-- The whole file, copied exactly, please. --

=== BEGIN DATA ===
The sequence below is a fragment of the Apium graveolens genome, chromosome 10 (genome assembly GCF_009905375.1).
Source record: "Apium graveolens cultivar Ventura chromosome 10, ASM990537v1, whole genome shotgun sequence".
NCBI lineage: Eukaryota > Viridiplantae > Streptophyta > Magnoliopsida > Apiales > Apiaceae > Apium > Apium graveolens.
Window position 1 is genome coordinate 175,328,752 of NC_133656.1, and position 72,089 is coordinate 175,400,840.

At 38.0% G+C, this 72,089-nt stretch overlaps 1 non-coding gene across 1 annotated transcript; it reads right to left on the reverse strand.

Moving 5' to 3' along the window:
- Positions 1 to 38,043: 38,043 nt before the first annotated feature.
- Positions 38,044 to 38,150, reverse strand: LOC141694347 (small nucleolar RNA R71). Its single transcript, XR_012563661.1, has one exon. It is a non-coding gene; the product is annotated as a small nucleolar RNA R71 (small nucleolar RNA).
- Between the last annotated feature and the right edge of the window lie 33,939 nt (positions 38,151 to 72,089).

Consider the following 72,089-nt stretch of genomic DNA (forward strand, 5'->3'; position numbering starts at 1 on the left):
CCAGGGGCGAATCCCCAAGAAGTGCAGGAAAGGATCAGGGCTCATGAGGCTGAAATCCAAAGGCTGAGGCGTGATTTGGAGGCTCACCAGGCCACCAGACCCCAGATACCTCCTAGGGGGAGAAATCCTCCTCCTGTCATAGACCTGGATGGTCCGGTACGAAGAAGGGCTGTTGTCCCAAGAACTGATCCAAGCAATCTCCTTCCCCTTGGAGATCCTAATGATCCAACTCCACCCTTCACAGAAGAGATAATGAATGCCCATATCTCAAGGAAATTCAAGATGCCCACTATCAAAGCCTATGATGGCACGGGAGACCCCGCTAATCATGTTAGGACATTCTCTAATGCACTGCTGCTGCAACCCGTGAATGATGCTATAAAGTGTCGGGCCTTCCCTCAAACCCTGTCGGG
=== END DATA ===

The sequence below is a fragment of the Apium graveolens genome, chromosome 10 (genome assembly GCF_009905375.1).
Source record: "Apium graveolens cultivar Ventura chromosome 10, ASM990537v1, whole genome shotgun sequence".
NCBI lineage: Eukaryota > Viridiplantae > Streptophyta > Magnoliopsida > Apiales > Apiaceae > Apium > Apium graveolens.
Window position 1 is genome coordinate 175,328,752 of NC_133656.1, and position 72,089 is coordinate 175,400,840.

At 38.0% G+C, this 72,089-nt stretch overlaps 1 non-coding gene across 1 annotated transcript; it reads right to left on the reverse strand.

Moving 5' to 3' along the window:
- Positions 1 to 38,043: 38,043 nt before the first annotated feature.
- Positions 38,044 to 38,150, reverse strand: LOC141694347 (small nucleolar RNA R71). Its single transcript, XR_012563661.1, has one exon. It is a non-coding gene; the product is annotated as a small nucleolar RNA R71 (small nucleolar RNA).
- Between the last annotated feature and the right edge of the window lie 33,939 nt (positions 38,151 to 72,089).

Consider the following 72,089-nt stretch of genomic DNA (forward strand, 5'->3'; position numbering starts at 1 on the left):
CCAGGGGCGAATCCCCAAGAAGTGCAGGAAAGGATCAGGGCTCATGAGGCTGAAATCCAAAGGCTGAGGCGTGATTTGGAGGCTCACCAGGCCACCAGACCCCAGATACCTCCTAGGGGGAGAAATCCTCCTCCTGTCATAGACCTGGATGGTCCGGTACGAAGAAGGGCTGTTGTCCCAAGAACTGATCCAAGCAATCTCCTTCCCCTTGGAGATCCTAATGATCCAACTCCACCCTTCACAGAAGAGATAATGAATGCCCATATCTCAAGGAAATTCAAGATGCCCACTATCAAAGCCTATGATGGCACGGGAGACCCCGCTAATCATGTTAGGACATTCTCTAATGCACTGCTGCTGCAACCCGTGAATGATGCTATAAAGTGTCGGGCCTTCCCTCAAACCCTGTCGGG